Getting to this level wasn’t easy. Mainly it’s the result of better pilot training, improved cockpit technology, and the seldom-acknowledged collaborative efforts of the airline industry, regulators, pilot groups, and international organizations like ICAO. (ICAO—Eye-kay-oh, the International Civil Aviation Organization—is the aviation directorate of the United Nations and sets global protocols on a wide range of safety issues, from runway markings to approach procedures.) Not long ago, as air travel was beginning to expand rapidly in places like China, India, and Brazil, experts warned of a tipping point. Unless bound deficiencies were self-addressed, we have a tendency to were told, disasters would become epidemic, at a rate of up to 1 per week. Fortunately they were addressed, most notably in the area of crew training, and the end result is that we’ve effectively engineered away some of the most common causes of crashes.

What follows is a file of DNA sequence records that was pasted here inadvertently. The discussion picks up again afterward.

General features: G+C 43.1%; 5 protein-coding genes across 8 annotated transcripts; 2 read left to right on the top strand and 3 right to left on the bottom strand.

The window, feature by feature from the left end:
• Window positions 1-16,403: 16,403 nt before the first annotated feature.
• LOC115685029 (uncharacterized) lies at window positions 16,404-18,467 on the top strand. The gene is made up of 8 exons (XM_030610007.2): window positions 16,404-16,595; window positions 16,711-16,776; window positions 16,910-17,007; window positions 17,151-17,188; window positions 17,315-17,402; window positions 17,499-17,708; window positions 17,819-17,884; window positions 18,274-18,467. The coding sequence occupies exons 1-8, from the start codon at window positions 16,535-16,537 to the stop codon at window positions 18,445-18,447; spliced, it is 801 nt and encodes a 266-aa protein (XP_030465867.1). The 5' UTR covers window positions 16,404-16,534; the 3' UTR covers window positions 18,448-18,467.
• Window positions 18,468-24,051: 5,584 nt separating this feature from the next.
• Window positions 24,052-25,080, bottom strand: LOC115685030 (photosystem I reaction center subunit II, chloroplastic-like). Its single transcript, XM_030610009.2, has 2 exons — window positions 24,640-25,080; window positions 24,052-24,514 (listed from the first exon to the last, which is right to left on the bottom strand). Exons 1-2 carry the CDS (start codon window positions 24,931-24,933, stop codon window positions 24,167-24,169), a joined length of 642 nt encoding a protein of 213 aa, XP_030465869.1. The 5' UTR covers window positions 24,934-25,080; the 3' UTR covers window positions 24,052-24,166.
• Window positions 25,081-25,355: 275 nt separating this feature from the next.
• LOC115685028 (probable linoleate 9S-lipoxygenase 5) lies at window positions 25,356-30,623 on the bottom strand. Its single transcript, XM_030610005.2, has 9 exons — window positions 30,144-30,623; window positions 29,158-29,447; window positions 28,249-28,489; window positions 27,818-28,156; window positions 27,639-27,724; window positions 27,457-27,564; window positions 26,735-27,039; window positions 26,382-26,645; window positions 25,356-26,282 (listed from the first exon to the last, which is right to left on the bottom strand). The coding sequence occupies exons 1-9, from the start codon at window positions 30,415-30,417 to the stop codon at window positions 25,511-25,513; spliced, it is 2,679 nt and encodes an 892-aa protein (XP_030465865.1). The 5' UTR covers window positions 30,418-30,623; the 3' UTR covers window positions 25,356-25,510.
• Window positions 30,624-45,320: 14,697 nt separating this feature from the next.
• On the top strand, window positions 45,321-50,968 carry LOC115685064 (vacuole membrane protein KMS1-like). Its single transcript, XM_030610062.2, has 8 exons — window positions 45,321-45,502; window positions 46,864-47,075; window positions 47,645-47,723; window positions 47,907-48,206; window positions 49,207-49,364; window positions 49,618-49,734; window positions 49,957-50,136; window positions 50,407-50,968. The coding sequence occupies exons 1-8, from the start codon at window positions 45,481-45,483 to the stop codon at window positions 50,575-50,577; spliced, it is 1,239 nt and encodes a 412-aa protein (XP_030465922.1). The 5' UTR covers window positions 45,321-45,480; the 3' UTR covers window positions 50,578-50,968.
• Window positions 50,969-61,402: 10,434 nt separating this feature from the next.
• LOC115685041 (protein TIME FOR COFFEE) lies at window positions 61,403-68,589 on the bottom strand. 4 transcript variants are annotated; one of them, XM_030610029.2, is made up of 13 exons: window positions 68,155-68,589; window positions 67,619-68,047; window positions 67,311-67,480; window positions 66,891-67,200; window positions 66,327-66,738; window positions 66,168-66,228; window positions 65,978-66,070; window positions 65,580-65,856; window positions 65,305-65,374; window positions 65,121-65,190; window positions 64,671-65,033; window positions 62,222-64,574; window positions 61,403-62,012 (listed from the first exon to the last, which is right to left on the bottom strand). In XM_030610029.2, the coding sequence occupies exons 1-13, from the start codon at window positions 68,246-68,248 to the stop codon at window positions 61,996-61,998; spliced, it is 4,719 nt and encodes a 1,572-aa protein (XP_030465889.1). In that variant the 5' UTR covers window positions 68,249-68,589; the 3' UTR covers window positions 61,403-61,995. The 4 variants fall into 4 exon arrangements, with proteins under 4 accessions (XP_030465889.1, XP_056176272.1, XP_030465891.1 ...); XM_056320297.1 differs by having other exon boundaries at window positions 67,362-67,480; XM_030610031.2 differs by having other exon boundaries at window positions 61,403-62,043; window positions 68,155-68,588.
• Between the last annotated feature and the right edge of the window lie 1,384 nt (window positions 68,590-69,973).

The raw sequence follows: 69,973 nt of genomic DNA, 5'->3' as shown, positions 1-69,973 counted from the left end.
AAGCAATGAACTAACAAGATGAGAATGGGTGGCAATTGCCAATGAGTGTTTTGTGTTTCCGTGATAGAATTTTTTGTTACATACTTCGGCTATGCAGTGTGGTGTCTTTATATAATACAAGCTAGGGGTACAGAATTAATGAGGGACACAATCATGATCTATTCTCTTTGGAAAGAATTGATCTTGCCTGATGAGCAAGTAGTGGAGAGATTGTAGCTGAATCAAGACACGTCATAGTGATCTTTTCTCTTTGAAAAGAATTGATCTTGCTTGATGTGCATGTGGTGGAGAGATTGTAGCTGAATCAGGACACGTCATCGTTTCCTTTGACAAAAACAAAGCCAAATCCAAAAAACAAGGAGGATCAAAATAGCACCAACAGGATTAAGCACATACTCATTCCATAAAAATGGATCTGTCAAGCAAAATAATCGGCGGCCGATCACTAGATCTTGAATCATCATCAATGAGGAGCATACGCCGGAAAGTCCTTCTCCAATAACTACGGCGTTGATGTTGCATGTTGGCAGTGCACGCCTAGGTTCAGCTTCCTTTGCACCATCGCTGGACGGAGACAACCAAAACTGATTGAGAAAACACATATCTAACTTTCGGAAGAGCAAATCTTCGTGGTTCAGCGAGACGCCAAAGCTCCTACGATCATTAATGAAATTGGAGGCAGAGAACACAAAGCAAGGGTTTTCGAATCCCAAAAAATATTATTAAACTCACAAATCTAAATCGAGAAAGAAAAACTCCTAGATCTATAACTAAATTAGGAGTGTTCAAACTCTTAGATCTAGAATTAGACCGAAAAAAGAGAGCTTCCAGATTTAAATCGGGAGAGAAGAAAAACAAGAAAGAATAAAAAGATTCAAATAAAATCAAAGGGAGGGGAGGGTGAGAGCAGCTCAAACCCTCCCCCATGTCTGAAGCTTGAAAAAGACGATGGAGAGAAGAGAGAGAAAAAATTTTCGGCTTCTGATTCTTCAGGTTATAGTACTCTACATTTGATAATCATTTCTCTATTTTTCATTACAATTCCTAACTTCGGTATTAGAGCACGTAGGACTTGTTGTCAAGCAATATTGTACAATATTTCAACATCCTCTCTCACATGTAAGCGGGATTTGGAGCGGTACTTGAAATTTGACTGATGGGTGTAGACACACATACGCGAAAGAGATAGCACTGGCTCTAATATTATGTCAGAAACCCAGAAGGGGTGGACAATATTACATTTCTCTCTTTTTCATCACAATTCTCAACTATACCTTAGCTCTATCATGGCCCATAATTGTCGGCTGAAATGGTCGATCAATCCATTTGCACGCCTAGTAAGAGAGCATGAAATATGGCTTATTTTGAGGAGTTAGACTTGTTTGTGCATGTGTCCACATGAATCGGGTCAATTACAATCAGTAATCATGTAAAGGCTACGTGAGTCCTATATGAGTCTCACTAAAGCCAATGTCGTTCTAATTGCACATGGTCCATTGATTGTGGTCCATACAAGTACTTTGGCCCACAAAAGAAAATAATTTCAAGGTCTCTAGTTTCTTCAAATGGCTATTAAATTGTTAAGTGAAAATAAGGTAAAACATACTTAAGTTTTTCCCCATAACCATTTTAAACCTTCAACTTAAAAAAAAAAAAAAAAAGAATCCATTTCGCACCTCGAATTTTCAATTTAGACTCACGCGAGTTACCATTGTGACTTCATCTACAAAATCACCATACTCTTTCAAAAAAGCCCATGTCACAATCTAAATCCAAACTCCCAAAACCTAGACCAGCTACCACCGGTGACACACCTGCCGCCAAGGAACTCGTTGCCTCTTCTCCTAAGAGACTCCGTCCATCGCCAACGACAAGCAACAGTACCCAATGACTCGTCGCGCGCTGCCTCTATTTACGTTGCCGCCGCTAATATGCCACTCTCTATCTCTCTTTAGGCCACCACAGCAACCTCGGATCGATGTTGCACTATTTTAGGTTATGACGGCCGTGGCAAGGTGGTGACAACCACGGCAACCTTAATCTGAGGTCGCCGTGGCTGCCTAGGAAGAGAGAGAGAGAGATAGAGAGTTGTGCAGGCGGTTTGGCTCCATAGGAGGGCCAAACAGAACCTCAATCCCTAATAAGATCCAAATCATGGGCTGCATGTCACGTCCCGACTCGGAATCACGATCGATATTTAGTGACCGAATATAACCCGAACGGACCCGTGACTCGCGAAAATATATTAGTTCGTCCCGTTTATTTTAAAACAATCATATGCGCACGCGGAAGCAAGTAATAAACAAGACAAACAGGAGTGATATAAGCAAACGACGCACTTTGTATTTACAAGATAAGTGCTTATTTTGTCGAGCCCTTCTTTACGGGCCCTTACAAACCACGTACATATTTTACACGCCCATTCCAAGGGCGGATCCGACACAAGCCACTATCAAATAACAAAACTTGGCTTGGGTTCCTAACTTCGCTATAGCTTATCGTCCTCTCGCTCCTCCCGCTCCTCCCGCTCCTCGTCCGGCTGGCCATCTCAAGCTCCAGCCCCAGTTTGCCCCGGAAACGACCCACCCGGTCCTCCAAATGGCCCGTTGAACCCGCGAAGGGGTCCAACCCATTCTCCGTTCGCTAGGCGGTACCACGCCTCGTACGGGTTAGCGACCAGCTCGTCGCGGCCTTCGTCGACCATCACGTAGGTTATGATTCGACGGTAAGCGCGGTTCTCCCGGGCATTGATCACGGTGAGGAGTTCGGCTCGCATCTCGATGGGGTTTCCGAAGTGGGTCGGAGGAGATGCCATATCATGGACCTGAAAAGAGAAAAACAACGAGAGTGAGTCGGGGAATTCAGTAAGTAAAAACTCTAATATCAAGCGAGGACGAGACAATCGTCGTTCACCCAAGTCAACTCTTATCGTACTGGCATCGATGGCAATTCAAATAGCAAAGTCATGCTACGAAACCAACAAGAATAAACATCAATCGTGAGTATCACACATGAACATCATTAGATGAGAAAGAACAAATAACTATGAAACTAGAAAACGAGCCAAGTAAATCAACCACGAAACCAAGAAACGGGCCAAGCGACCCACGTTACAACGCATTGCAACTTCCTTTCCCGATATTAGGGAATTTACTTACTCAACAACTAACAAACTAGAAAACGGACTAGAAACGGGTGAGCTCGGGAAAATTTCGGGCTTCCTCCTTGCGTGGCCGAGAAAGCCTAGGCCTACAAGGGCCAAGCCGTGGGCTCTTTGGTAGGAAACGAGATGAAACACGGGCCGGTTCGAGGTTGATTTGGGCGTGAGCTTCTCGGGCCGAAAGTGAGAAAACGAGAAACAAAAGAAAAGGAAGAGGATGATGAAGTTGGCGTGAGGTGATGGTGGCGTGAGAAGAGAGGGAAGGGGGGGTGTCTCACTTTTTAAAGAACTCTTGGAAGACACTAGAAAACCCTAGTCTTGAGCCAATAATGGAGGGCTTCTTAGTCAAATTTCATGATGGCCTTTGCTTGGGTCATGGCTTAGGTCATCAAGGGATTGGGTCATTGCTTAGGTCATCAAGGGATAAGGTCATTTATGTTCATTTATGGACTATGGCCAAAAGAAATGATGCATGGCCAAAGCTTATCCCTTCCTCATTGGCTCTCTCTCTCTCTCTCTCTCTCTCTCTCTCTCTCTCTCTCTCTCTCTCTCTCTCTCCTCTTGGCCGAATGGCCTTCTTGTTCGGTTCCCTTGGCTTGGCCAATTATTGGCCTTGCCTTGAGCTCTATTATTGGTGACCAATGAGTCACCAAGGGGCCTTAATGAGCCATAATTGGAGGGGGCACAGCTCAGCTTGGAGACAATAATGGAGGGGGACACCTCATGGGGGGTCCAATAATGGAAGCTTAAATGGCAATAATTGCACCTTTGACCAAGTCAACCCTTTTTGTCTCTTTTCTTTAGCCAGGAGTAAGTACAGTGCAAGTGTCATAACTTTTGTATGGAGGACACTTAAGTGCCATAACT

Maintaining such high standards, however, is going to take some effort. And while I shouldn’t have to say it, here goes: At some point our luck will run out. There will be another catastrophic accident. Affirming this today is a good way of reducing the shock later on. It’s not to suggest that we let our guard down; it’s to recognize the inevitable and acknowledge that no system, no matter how good, can ever be perfect. And when it happens, we should probably brace ourselves for the reaction. The amount of media attention given to minor mishaps, precautionary landings, and harmless malfunctions in recent years is a depressing precursor of what’s to come when something legitimately serious happens. The worst thing about the next big crash will be the loss of life. The second worst thing will be the overreaction and hype.